May Lee’s story as an organic farmer begins with the story of her mother. For years, May Lee’s mother worked on a U.S. farm that exposed her daily to harmful chemical pesticides. Eventually, her mother developed cancer linked to pesticide poisoning. As May Lee watched, her mother grew ill and passed away. This great sadness in May Lee’s life made her aware of the dangers that conventional farming practices have on people’s health and the environment. After her mother’s death, May Lee resolved to make changes in her own life. When she heard about Big River Farms’ education program, she applied and made the move from conventional, industrialized farming to organic farming. Now, she mentors others in sustainable agriculture and, along with her family, runs an independent farming operation at Big River Farms called Mhonpaj’s Garden (named after one of her five daughters).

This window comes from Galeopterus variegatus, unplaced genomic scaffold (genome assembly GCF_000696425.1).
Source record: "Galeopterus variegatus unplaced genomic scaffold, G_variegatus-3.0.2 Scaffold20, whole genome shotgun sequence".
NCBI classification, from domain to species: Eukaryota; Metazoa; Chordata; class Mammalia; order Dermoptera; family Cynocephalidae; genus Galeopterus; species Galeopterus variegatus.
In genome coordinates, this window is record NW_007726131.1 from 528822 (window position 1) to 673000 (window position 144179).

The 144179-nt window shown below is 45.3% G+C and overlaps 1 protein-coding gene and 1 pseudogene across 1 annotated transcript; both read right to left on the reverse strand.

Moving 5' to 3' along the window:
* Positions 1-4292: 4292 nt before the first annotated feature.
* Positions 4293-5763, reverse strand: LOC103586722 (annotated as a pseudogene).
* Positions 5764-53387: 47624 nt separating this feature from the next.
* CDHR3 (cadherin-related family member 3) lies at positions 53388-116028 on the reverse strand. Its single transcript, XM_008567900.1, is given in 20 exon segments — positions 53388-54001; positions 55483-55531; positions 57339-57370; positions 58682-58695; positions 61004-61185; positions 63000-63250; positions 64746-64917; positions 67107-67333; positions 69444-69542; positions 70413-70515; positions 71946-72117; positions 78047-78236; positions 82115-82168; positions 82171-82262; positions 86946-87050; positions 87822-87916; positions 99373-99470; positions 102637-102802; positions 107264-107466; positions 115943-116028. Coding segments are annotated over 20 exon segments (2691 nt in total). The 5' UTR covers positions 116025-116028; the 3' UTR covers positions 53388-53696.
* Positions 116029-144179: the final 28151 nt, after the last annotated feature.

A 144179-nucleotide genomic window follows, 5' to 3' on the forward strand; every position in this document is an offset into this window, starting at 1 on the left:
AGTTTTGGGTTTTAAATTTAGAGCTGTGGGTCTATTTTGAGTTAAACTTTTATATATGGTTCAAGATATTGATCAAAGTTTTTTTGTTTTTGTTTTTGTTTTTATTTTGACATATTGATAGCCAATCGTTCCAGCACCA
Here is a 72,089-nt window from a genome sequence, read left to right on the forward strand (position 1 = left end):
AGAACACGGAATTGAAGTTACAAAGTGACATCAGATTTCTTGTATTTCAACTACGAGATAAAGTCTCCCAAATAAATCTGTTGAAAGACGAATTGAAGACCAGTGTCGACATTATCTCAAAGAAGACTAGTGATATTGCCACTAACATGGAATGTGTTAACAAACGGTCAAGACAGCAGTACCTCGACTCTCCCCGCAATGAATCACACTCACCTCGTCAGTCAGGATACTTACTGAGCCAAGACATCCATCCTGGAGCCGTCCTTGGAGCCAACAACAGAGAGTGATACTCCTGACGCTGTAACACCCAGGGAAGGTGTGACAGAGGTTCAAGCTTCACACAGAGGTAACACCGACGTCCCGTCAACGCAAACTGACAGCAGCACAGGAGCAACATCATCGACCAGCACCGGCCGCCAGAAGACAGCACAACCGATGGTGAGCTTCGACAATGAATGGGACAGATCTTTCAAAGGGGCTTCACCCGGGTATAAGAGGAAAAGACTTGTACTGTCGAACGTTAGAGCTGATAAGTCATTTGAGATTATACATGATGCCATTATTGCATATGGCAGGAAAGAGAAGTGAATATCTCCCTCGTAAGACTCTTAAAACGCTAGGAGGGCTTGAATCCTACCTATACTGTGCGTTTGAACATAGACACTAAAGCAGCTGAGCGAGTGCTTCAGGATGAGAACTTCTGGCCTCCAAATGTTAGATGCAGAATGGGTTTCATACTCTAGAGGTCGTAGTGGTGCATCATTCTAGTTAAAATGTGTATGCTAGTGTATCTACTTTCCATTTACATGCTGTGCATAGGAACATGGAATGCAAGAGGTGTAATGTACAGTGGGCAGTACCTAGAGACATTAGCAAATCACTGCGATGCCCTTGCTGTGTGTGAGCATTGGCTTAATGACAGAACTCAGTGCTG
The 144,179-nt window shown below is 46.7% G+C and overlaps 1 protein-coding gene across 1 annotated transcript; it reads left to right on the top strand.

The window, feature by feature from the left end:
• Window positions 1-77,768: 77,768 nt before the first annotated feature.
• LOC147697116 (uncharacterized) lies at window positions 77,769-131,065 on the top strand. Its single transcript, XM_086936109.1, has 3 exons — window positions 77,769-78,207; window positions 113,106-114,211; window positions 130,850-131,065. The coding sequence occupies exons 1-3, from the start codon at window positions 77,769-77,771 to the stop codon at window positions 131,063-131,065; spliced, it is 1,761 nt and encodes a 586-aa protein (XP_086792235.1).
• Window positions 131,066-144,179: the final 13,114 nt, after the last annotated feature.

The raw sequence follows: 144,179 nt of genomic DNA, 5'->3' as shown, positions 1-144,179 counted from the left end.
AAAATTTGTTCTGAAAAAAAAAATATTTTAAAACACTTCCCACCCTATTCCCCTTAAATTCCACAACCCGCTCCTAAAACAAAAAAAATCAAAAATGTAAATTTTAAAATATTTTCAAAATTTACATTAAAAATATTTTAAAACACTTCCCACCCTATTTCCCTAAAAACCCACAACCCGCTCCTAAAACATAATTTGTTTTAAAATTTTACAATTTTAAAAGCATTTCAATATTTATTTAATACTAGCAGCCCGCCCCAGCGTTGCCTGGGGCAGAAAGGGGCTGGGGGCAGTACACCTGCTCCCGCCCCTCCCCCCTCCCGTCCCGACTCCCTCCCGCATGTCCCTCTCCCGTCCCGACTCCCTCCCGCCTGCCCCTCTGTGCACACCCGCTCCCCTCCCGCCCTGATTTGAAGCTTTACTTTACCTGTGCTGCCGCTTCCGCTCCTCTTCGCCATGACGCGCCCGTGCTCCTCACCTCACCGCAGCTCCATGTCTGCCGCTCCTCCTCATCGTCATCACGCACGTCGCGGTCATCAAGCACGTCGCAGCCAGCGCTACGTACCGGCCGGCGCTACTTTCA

Historically, farming was part of life in Laos where May was born. She grew up surrounded by corn fields, rice fields, and rice paddies. As the second child and oldest daughter of a large family, May lived the farming life. She continued in this traditional lifestyle as a young wife and mother. In 1980, May’s family was among the many groups of refugees who left Laos for Thailand in the wake of the United State’s withdrawal from Vietnam. By this time, May was married and had two children. Her family spent a year in Thailand before resettling in the United States. Everything, says May, was unfamiliar here and sometimes shocking.
May, an outgoing and sociable person, appreciates the opportunities she’s had at Big River Farms to share ideas and work cooperatively with her neighbors. As our Farmer Mentor, she puts a lot of effort into helping other farmers learn new skills and acquire knowledge about maximizing health and safety in organic food production.
When asked, May admits a part of her still lives in Laos. In many ways, she is a resident of two countries. She loves her adopted home: “People are honest here,” she says. She feels her children are fortunate, and that they have been given a good education and many opportunities. But, she admits, she still misses the buffalo and rice paddies of Laos. We’re so grateful for all of May’s farming knowledge and skills!